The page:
There was a great difference of opinion in the Court about the Fine: And because it is a remarkable Case, here followeth the names of each several person who gave sentence, and the Fine they concluded upon, viz.

His Sentence.

Sir Francis Cottington, Chancellor of the Exchequer, his opinion was for 500l. Fine to the King, and to acknowledge his offence at the Council-Board, the Star-Chamber Bar, and the Exchange.
Sir Tho. Richardson, Lord Chief Justice of the Common Pleas, Fine to the King, and to desire the King's favour. 500l.
Sir Nicholas Hide, Lord Chief Justice of the King's-Bench, and to desire the King's favour. 500l.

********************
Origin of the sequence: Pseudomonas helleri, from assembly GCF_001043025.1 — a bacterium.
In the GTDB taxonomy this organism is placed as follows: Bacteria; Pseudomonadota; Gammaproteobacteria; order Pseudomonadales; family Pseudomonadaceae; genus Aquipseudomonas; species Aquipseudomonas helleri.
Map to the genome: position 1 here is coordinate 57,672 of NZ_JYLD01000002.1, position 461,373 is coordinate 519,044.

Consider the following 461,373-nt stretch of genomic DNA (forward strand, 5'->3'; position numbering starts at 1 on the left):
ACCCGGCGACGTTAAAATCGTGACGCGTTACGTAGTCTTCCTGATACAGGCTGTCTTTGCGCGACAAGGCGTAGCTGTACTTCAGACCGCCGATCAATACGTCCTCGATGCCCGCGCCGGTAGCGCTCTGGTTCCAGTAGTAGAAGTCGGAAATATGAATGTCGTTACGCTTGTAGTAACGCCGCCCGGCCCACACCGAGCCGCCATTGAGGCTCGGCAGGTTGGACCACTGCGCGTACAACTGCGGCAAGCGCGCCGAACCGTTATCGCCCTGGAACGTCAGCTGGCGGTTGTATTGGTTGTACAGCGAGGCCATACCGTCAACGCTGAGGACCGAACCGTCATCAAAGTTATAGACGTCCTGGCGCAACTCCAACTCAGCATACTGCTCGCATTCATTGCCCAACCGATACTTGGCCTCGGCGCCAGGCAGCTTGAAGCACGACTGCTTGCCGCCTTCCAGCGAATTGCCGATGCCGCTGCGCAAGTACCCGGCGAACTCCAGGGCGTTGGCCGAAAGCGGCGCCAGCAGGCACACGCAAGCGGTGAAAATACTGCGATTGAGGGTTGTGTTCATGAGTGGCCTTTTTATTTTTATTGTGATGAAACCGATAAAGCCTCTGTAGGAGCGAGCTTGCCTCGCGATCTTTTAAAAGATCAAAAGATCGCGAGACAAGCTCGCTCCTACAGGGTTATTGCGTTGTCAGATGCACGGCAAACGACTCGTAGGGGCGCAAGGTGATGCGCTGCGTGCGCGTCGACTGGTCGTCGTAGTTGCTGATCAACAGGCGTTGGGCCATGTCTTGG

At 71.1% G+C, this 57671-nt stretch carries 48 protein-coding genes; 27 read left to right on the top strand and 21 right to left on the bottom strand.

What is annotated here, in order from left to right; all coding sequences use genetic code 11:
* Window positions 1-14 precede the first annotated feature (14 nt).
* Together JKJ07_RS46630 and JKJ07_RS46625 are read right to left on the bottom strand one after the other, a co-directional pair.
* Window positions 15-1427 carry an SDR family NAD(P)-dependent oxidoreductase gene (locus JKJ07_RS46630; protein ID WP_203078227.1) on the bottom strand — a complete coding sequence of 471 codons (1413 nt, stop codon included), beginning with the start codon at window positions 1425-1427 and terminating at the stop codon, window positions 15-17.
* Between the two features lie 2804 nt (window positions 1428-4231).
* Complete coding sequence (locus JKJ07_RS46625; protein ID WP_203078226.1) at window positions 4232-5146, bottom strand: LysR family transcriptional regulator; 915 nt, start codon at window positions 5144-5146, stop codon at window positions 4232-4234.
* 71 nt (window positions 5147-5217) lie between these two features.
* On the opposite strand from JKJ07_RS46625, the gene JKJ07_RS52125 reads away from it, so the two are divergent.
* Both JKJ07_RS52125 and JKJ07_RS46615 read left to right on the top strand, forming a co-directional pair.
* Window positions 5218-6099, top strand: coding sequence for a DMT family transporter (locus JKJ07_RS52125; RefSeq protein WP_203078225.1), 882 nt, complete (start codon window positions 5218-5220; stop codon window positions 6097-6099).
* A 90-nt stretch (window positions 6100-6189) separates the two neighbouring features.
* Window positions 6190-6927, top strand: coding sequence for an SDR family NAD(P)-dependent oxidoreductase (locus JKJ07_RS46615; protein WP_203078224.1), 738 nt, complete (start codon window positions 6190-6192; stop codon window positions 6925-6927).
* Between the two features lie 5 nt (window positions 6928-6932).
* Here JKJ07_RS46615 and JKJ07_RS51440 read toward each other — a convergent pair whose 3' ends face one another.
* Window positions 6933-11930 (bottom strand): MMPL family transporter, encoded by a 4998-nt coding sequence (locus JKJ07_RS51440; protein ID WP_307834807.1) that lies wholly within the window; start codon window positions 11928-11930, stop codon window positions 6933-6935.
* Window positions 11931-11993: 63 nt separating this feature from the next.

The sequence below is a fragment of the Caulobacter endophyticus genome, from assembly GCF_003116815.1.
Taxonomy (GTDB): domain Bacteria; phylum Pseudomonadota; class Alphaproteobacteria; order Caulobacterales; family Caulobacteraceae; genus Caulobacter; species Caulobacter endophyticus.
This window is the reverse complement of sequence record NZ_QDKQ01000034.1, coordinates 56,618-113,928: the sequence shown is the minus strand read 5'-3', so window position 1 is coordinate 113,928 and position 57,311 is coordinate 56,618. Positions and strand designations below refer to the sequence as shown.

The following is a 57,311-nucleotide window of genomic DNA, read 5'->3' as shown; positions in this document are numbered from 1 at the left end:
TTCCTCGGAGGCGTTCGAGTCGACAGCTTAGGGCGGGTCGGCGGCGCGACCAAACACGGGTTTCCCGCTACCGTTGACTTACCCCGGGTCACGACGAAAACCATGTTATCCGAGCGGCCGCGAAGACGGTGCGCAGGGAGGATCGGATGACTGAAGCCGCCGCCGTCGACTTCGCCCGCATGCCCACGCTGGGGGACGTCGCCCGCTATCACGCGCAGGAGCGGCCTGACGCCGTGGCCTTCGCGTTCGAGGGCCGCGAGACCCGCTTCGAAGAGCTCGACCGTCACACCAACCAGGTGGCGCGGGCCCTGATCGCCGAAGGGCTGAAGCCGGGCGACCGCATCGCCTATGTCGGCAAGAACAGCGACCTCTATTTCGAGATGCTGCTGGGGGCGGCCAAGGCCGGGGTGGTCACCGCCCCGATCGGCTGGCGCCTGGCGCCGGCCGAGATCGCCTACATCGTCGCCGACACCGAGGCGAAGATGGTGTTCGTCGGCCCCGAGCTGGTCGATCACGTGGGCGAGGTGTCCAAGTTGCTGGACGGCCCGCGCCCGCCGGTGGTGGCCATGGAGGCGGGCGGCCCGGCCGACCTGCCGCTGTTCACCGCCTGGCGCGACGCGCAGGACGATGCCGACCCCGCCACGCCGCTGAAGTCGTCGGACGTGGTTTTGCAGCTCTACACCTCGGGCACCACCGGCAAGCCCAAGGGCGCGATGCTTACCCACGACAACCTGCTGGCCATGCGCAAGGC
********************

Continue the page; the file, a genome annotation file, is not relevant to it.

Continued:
Sir John Cook, Secretary of State, 1000l.
Sir Humphrey May, Chancellor, 1500l.
Sir Thomas Edmonds, 2000l.
Sir Edward Barret, 2000l.
Doctor Neal, Bishop of Winchester 3000l.
Doctor Laud, Bishop of London 3000l.
Lord Carlton, Principal Secretary of State 3000l.
Lord, Chancellor of Scotland 3000l.
Earl of Holland 1500l.
Earl of Doncaster 1500l.
Earl of Salisbury 1500li.
Earl of Dorset 3000li.
Earl of Suffolk 3000l.
Earl of Mountgomery, Lord Chamberlain 1500l.
Earl of Arundel, Lord High Marshal 3000l.
Lord Montague, Lord Privy Seal 3000l.
Lord Conway 2000l.
Lord Weston, Lord Treasurer 3000l.
Lord Coventry, Lord Keeper of the Great Seal 1500l.
So the Fine was settled to 2000l.

And all (except the two Chief Justices) concurred for a Submission also to be made. And accordingly the Copy of the Submission was sent to the Warden of the Fleet, from Mr. Attorney-General, to shew the said Richard Chambers, to perform and acknowlege it; and was as followeth: